Colombia polls give President Santos 'mandate for peace'

Juan Manuel Santos: "There's no reason to delay the end of this conflict - the faster we do it the more lives will be saved"

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Juan Manuel Santos, who was re-elected to a second term as Colombian president on Sunday, says he has been given a "mandate for peace" by voters.

Mr Santos campaigned on a promise to drive forward the peace talks he initiated with the country's largest rebel group, the Farc, in 2012.

He said his election win showed Colombians backed the talks.

More than 220,000 people are estimated to have died in the past five decades of armed conflict.

Desire for peace

He told BBC Mundo's Arturo Wallace that he saw his six-percentage-point win over his conservative rival Oscar Ivan Zuluaga as "a mandate to continue and finish the peace process, which is very important to our country after 50 years of war".

A man looks at newspapers in Bogota on 16 June, 2014 Newspapers said the "vote for peace had triumphed" in the presidential election on Sunday

Mr Zuluaga had said he would impose stricter conditions on the peace talks, threatening to break them off altogether unless the rebels ceased all hostilities immediately.

"I heard very clearly that people wanted peace, and they wanted more social justice, and they wanted more pro-active international relations," Mr Santos told our correspondent in Bogota a day after his re-election.

He said that the opposition had engaged in "dirty propaganda against the peace process, telling all kinds of lies".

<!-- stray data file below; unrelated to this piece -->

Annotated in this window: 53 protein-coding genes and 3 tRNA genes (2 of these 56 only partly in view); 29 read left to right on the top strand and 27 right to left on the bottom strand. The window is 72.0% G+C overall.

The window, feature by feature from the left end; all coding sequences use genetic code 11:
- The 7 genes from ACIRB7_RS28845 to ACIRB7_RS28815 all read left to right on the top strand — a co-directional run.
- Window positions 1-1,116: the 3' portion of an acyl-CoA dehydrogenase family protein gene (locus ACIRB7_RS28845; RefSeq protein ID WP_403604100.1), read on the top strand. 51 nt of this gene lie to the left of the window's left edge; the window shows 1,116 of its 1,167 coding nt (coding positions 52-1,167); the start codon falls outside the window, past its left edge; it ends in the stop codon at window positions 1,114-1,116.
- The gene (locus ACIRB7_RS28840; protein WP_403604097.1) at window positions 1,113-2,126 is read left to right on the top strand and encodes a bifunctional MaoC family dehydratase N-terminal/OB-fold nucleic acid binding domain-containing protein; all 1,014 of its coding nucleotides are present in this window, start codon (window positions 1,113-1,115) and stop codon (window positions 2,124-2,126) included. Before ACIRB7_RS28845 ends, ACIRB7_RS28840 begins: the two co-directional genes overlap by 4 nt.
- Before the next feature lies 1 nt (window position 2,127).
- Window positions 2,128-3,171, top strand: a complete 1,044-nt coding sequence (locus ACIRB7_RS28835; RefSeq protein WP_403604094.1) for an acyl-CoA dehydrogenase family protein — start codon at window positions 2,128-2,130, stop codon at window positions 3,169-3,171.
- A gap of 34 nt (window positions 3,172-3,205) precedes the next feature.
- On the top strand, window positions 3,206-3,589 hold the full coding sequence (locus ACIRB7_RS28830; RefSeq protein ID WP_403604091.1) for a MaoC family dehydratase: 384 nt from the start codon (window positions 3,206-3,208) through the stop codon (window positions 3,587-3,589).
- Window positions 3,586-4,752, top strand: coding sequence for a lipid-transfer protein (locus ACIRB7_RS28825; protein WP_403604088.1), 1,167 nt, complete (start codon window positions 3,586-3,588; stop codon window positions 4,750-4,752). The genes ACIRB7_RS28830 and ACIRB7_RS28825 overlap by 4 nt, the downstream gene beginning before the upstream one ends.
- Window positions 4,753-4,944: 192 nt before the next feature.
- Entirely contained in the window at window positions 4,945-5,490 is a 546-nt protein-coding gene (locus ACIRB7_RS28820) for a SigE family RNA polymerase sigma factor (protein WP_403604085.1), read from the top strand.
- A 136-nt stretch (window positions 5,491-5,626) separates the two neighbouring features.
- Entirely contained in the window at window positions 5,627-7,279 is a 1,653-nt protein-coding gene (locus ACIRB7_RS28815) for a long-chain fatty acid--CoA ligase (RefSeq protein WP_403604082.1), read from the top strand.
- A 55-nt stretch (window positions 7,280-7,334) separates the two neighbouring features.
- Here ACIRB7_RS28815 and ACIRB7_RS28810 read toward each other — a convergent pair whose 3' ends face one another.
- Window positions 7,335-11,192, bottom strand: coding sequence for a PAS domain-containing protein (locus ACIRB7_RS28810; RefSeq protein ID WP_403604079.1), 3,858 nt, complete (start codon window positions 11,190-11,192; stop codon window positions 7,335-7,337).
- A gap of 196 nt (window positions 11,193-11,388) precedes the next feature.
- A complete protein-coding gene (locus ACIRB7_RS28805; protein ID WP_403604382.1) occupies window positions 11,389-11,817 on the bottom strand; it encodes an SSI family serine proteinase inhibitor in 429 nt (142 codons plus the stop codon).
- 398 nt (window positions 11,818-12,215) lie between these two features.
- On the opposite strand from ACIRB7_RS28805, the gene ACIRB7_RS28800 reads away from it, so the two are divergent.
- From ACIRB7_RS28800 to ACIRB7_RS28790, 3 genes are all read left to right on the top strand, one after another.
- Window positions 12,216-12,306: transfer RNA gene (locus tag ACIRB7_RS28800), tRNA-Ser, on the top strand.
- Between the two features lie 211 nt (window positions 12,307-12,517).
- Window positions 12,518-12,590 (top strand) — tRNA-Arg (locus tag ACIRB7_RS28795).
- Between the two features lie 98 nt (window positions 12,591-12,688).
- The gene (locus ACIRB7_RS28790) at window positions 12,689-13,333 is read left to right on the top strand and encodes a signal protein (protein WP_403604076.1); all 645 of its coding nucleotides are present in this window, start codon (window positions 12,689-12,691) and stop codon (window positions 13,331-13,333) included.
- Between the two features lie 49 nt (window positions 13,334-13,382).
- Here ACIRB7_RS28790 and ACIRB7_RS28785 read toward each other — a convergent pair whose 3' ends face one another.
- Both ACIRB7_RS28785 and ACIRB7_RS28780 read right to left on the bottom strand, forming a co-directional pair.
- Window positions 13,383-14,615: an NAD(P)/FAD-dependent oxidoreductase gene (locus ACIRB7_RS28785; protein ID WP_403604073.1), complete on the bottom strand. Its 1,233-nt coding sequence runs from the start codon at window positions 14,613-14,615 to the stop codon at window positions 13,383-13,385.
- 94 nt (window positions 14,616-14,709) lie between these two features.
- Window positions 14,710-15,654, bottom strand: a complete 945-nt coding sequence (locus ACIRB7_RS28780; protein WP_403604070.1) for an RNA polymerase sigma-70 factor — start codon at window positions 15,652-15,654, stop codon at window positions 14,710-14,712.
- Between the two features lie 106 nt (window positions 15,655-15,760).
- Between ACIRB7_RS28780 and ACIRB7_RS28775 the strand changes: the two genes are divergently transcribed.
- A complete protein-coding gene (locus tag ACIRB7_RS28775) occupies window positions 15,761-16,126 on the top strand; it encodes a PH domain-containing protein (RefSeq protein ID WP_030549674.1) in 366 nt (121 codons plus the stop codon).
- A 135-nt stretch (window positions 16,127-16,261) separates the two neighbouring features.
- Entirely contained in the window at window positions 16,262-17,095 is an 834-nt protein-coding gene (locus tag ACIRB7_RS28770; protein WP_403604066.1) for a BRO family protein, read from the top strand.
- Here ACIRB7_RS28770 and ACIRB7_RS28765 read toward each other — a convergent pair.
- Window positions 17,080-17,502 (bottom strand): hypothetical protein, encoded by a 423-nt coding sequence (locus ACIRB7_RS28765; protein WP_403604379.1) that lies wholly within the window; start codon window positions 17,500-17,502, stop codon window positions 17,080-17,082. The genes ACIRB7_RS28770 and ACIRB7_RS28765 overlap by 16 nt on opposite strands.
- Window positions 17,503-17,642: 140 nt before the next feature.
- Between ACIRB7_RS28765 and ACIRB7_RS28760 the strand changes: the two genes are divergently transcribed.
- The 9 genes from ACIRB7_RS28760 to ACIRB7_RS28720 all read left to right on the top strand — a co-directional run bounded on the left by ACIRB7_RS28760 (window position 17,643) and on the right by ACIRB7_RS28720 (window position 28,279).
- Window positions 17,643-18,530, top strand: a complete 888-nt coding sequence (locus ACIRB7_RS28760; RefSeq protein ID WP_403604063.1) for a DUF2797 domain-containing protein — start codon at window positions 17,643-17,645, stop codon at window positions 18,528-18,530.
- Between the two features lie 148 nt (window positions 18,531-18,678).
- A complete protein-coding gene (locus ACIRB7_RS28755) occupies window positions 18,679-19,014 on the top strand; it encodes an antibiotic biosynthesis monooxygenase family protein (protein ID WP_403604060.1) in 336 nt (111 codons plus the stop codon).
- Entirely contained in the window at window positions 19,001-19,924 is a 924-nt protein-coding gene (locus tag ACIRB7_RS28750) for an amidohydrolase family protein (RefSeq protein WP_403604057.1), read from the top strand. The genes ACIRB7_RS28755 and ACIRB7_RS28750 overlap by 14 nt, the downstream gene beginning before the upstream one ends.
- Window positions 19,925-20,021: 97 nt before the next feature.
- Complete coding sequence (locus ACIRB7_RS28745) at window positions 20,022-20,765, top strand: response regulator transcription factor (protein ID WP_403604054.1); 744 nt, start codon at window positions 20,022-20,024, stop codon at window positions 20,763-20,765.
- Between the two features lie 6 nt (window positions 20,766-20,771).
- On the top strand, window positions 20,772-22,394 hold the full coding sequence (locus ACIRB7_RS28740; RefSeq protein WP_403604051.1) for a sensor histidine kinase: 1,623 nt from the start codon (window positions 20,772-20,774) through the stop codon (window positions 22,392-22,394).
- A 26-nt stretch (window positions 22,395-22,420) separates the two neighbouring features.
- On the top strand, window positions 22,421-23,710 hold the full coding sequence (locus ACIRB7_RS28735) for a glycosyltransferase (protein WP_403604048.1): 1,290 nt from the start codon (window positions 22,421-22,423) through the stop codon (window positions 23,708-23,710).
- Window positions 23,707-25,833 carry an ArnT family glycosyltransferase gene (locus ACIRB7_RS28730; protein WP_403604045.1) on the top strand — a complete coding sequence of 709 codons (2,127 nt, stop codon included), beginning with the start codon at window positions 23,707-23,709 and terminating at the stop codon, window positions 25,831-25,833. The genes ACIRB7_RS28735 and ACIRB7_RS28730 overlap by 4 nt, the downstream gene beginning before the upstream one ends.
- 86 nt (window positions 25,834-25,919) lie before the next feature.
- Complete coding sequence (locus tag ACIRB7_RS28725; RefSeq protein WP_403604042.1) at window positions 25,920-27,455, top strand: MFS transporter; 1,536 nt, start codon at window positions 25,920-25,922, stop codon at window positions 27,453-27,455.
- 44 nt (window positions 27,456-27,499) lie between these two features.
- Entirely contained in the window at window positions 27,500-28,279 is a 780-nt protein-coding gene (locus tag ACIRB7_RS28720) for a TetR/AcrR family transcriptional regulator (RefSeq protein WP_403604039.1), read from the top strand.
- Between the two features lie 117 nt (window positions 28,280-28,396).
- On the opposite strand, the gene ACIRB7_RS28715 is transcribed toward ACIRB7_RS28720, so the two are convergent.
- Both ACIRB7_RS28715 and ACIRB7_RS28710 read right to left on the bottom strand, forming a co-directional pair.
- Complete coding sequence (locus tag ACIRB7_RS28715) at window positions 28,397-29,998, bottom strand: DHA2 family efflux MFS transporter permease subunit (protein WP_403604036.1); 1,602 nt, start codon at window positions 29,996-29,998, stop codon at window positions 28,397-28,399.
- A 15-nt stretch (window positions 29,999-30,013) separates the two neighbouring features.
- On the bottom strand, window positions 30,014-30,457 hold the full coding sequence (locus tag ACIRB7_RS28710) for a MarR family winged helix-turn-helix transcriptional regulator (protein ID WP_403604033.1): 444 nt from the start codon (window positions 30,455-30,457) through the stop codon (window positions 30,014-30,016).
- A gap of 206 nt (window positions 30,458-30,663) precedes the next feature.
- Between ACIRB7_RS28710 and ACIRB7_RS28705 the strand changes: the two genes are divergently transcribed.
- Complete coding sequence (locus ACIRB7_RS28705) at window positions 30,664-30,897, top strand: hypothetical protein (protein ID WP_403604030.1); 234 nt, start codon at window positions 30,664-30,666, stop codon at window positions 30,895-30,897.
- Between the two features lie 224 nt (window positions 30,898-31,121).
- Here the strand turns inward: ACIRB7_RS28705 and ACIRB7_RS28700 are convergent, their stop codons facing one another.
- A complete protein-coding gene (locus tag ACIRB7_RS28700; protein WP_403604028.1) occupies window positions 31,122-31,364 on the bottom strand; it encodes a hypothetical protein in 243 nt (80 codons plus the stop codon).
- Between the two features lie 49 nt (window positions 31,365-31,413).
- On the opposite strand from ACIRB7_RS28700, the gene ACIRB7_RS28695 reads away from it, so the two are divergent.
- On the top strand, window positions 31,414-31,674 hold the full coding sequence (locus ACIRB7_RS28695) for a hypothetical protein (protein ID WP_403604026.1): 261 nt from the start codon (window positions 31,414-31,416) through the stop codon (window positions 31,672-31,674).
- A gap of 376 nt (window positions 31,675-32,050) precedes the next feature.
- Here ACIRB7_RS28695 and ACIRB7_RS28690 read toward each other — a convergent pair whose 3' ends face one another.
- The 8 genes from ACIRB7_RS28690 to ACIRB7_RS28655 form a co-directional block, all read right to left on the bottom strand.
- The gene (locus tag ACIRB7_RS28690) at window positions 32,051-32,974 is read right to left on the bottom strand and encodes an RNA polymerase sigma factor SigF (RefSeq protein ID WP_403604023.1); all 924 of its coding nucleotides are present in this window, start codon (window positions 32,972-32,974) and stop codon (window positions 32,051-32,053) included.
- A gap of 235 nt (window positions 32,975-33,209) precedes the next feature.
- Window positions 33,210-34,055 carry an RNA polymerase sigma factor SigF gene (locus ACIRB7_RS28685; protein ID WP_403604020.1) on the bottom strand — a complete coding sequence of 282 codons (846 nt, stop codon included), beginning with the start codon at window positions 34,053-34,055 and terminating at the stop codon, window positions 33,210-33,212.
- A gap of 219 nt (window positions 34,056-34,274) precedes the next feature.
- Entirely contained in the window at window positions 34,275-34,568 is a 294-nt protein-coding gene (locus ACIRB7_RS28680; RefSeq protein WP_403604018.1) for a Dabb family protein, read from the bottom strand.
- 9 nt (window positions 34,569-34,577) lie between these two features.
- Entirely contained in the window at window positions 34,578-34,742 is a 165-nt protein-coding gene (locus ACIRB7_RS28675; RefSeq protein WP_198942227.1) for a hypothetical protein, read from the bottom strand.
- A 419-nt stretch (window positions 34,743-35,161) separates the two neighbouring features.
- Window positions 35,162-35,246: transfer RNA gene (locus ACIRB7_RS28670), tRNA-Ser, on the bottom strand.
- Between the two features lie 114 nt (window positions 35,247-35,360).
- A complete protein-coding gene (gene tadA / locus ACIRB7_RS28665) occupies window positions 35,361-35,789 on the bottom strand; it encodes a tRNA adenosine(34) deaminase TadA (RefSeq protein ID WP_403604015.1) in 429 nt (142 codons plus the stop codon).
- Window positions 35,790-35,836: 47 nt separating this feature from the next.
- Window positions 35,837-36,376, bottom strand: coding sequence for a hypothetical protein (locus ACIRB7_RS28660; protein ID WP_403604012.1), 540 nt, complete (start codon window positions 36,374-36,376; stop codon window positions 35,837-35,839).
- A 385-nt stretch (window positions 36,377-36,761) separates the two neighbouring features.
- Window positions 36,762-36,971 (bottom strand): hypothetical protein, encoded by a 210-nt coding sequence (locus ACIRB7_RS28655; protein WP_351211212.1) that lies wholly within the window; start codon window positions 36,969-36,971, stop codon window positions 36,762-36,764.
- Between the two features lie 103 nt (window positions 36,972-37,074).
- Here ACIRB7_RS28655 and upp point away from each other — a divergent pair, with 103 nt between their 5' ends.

But he said he was confident he could win over those who were sceptic of the talks with Farc.

FARC negotiator Ivan Marquez (right) speaks to the media beside fellow negotiators Pablo Catatumbo (centre) and Marcos Carratala during a news conference in Havana on 7 June, 2014. Some Colombians think the Farc negotiators have been stalling at the peace talks in Havana

He said the government had to make an effort to better explain what they were negotiating with the left-wing rebels.

The president also stressed that the outcome of the talks would be put to a referendum, in which Colombians "will decide whether to vote for it or not, and this is another safeguard in the process".

"I think the majority of Colombians want peace," Mr Santos said.

'Peace without impunity'

Mr Zuluaga had campaigned under the motto of "peace without impunity", saying that rebels would have to serve time in jail after they demobilise.

Colombian presidential candidate Oscar Ivan Zuluaga (centre) speaks in Bogota on 15 June, 2014. Mr Zuluaga acknowledged his defeat shortly after the results were announced

But President Santos said he was convinced that people would "accept a small sacrifice of justice for the sake of peace".

He said that under a system of transitional justice, rebels who had not committed crimes against humanity would be allowed to do social work instead of jail terms.

Mr Santos said he hoped the election would inject "new momentum" into the peace negotiations so that a deal could be reached by the end of the year.

Rebel and government negotiators have so far achieved agreement on three points of the agenda drawn up in 2012 - land reform, future political participation and drug trafficking, which is allegedly the main source of income for the rebels.

The have yet to reach agreement on the rights of the victims, disarmament of the rebels and the implementation of the agreement.

Our correspondent says that President Santos will face stiff opposition in congress led by former president Alvaro Uribe, who is a fierce critic of the peace process.

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